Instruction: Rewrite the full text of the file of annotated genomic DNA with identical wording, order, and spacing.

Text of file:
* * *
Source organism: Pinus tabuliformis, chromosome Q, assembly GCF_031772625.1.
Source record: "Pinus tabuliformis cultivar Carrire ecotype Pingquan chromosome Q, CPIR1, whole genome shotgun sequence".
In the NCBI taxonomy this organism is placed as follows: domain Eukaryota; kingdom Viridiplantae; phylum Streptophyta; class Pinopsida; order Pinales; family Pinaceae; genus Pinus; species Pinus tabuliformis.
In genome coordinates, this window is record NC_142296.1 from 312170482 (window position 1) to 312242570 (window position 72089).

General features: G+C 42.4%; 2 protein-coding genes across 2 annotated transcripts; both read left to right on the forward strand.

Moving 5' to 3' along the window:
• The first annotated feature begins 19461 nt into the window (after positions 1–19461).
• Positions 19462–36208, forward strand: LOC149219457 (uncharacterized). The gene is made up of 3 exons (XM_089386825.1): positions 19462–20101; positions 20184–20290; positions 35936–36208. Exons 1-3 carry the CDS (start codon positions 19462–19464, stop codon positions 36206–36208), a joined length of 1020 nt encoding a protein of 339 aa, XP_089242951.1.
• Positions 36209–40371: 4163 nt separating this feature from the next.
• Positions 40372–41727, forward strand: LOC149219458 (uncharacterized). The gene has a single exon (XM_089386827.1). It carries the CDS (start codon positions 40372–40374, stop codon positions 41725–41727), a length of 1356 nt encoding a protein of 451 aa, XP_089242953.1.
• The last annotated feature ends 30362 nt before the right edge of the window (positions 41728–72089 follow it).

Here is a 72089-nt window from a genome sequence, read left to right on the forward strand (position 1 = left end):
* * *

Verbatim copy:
Source organism: Pinus tabuliformis, chromosome Q, assembly GCF_031772625.1.
Source record: "Pinus tabuliformis cultivar Carrire ecotype Pingquan chromosome Q, CPIR1, whole genome shotgun sequence".
In the NCBI taxonomy this organism is placed as follows: domain Eukaryota; kingdom Viridiplantae; phylum Streptophyta; class Pinopsida; order Pinales; family Pinaceae; genus Pinus; species Pinus tabuliformis.
In genome coordinates, this window is record NC_142296.1 from 312170482 (window position 1) to 312242570 (window position 72089).

General features: G+C 42.4%; 2 protein-coding genes across 2 annotated transcripts; both read left to right on the forward strand.

Moving 5' to 3' along the window:
• The first annotated feature begins 19461 nt into the window (after positions 1–19461).
• Positions 19462–36208, forward strand: LOC149219457 (uncharacterized). The gene is made up of 3 exons (XM_089386825.1): positions 19462–20101; positions 20184–20290; positions 35936–36208. Exons 1-3 carry the CDS (start codon positions 19462–19464, stop codon positions 36206–36208), a joined length of 1020 nt encoding a protein of 339 aa, XP_089242951.1.
• Positions 36209–40371: 4163 nt separating this feature from the next.
• Positions 40372–41727, forward strand: LOC149219458 (uncharacterized). The gene has a single exon (XM_089386827.1). It carries the CDS (start codon positions 40372–40374, stop codon positions 41725–41727), a length of 1356 nt encoding a protein of 451 aa, XP_089242953.1.
• The last annotated feature ends 30362 nt before the right edge of the window (positions 41728–72089 follow it).

Here is a 72089-nt window from a genome sequence, read left to right on the forward strand (position 1 = left end):